The research team also demonstrated that these differences in immune cell composition were directly dictated by the tumors themselves because of their genetic variations. Different tumors, they observed, secreted distinct chemical attractants, which in turn recruited – or didn’t recruit, in the case of the immune-desert tumors – different immune cell types into the tumor. Pandolfi and colleagues further demonstrated that these differences hold true in human prostate cancer. Critically, the immune cells recruited to the tumors were found to be essential in supporting the growth and progression of these tumors.
“We observed that when present, these infiltrating immune cells were required for the tumor to thrive and found therapies to block their recruitment to be effective,” said Bezzi. “On the other hand, the cancer genotype characterized by the so-called ‘immune desert’ phenotype, did not respond to such therapies. On this basis, we can predict the tumor response to immunotherapies and tailor treatment modalities to effectively impact tumors that are otherwise extremely aggressive,” he said.
Thus, because immune cells interact with and also affect tumor response to therapy, these findings may be especially relevant for the development of more precise and effective combinations of immunotherapies and targeted therapies on the basis of the cancer genetic makeup.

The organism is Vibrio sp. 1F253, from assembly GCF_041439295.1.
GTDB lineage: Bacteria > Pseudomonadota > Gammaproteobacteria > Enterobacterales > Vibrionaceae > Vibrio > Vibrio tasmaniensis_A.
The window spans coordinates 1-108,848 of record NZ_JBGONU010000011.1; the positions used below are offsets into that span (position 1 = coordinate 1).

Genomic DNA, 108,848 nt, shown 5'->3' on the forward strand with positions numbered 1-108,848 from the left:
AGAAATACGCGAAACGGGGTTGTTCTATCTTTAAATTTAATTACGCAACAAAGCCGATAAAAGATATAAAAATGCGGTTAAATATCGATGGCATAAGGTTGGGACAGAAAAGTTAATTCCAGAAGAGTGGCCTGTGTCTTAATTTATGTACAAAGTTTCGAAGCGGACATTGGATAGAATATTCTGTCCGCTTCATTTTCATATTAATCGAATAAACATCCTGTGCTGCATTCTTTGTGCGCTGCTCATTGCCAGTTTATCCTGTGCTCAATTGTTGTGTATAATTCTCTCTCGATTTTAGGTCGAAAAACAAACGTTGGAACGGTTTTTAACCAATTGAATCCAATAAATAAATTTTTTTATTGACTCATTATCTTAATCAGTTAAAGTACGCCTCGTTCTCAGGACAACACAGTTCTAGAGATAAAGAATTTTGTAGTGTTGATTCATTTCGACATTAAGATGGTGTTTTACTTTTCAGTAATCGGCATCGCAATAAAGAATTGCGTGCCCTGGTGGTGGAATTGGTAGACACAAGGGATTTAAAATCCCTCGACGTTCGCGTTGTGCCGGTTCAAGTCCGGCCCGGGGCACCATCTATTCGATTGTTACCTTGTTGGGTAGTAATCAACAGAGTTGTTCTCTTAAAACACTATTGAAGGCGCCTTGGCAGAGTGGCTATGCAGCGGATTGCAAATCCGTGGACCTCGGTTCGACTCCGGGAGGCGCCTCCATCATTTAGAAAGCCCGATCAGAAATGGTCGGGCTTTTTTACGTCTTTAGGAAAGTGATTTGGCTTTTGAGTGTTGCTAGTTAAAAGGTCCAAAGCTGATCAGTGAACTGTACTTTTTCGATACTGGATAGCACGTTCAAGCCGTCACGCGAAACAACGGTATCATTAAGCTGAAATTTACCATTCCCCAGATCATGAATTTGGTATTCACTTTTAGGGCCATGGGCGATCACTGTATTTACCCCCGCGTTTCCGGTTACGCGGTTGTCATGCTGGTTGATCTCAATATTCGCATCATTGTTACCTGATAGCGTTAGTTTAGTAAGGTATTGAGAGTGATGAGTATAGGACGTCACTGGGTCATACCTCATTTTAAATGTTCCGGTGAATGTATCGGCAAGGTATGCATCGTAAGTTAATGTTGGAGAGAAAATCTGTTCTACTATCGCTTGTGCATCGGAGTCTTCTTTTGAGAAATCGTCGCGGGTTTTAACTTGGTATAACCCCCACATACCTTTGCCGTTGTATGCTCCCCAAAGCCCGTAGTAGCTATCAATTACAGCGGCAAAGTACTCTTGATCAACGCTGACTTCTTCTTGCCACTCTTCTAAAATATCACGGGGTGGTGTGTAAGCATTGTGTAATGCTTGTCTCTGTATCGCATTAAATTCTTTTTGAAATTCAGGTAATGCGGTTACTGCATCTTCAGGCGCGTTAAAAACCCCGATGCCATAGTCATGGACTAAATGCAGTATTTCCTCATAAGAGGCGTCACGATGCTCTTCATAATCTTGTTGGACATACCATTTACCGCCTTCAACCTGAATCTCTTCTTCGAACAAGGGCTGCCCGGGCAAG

“These profound differences in immunological landscapes among various cancer genotypes further highlight the need to thoroughly investigate and integrate genotypes and immune-phenotypes in the context of exploratory cancer treatments in both preclinical and clinical settings,” said Pandolfi.
In addition to Pandolfi and Bezzi, study authors include, Nina Seitzer, Tomoki Ishikawa, Markus Reschke, Ming Chen, Guocan Wang, Caitlin Mitchell, Christopher Ng, Jesse M. Katon, Andrea Lunardi, and John G. Clohessy, of BIDMC; Sabina Signoretti of Brigham and Women’s Hospital; and Jiangwen Zhang of the University of Hong Kong.
This work was funded by the National Institutes of Health (R01 CA102142 and R35 CA197529) and by a Jane Coffin Childs Postdoctoral Fellowship.
About Beth Israel Deaconess Medical Center
Beth Israel Deaconess Medical Center is a patient care, teaching and research affiliate of Harvard Medical School and consistently ranks as a national leader among independent hospitals in National Institutes of Health funding.
BIDMC is in the community with Beth Israel Deaconess Hospital-Milton, Beth Israel Deaconess Hospital-Needham, Beth Israel Deaconess Hospital-Plymouth, Anna Jaques Hospital, Cambridge Health Alliance, Lawrence General Hospital, MetroWest Medical Center, Signature Healthcare, Beth Israel Deaconess HealthCare, Community Care Alliance and Atrius Health. BIDMC is also clinically affiliated with the Joslin Diabetes Center and Hebrew Rehabilitation Center and is a research partner of Dana-Farber/Harvard Cancer Center and the Jackson Laboratory. BIDMC is the official hospital of the Boston Red Sox. For more information, visit www.bidmc.org.